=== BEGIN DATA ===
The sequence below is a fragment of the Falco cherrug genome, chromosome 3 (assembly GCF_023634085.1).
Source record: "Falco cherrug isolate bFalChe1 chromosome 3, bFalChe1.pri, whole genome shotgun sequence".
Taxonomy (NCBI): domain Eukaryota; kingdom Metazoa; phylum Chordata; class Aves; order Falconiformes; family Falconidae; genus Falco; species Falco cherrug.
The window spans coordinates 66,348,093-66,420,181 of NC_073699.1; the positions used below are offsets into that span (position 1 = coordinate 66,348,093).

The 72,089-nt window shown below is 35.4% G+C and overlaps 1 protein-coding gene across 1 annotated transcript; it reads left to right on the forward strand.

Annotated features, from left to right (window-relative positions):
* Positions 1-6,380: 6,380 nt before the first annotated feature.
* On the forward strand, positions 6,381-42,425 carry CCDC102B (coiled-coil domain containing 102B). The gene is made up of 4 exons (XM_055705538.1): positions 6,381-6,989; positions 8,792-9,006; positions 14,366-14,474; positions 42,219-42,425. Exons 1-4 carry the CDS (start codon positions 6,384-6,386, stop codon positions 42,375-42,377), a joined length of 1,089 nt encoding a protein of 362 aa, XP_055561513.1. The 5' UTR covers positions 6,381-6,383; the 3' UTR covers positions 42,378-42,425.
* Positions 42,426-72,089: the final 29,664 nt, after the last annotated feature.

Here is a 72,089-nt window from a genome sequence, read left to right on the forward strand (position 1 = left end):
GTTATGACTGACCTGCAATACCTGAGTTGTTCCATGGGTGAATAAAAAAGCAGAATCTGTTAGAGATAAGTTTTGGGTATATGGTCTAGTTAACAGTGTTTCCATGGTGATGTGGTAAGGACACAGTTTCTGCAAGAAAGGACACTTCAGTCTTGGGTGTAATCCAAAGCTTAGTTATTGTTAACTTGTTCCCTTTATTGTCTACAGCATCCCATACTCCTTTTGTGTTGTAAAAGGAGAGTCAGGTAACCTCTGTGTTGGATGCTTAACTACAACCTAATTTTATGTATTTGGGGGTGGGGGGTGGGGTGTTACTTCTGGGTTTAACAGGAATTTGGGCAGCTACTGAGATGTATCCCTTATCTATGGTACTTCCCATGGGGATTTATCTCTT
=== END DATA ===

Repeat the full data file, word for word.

The sequence below is a fragment of the Falco cherrug genome, chromosome 3 (assembly GCF_023634085.1).
Source record: "Falco cherrug isolate bFalChe1 chromosome 3, bFalChe1.pri, whole genome shotgun sequence".
Taxonomy (NCBI): domain Eukaryota; kingdom Metazoa; phylum Chordata; class Aves; order Falconiformes; family Falconidae; genus Falco; species Falco cherrug.
The window spans coordinates 66,348,093-66,420,181 of NC_073699.1; the positions used below are offsets into that span (position 1 = coordinate 66,348,093).

The 72,089-nt window shown below is 35.4% G+C and overlaps 1 protein-coding gene across 1 annotated transcript; it reads left to right on the forward strand.

Annotated features, from left to right (window-relative positions):
* Positions 1-6,380: 6,380 nt before the first annotated feature.
* On the forward strand, positions 6,381-42,425 carry CCDC102B (coiled-coil domain containing 102B). The gene is made up of 4 exons (XM_055705538.1): positions 6,381-6,989; positions 8,792-9,006; positions 14,366-14,474; positions 42,219-42,425. Exons 1-4 carry the CDS (start codon positions 6,384-6,386, stop codon positions 42,375-42,377), a joined length of 1,089 nt encoding a protein of 362 aa, XP_055561513.1. The 5' UTR covers positions 6,381-6,383; the 3' UTR covers positions 42,378-42,425.
* Positions 42,426-72,089: the final 29,664 nt, after the last annotated feature.

Here is a 72,089-nt window from a genome sequence, read left to right on the forward strand (position 1 = left end):
GTTATGACTGACCTGCAATACCTGAGTTGTTCCATGGGTGAATAAAAAAGCAGAATCTGTTAGAGATAAGTTTTGGGTATATGGTCTAGTTAACAGTGTTTCCATGGTGATGTGGTAAGGACACAGTTTCTGCAAGAAAGGACACTTCAGTCTTGGGTGTAATCCAAAGCTTAGTTATTGTTAACTTGTTCCCTTTATTGTCTACAGCATCCCATACTCCTTTTGTGTTGTAAAAGGAGAGTCAGGTAACCTCTGTGTTGGATGCTTAACTACAACCTAATTTTATGTATTTGGGGGTGGGGGGTGGGGTGTTACTTCTGGGTTTAACAGGAATTTGGGCAGCTACTGAGATGTATCCCTTATCTATGGTACTTCCCATGGGGATTTATCTCTT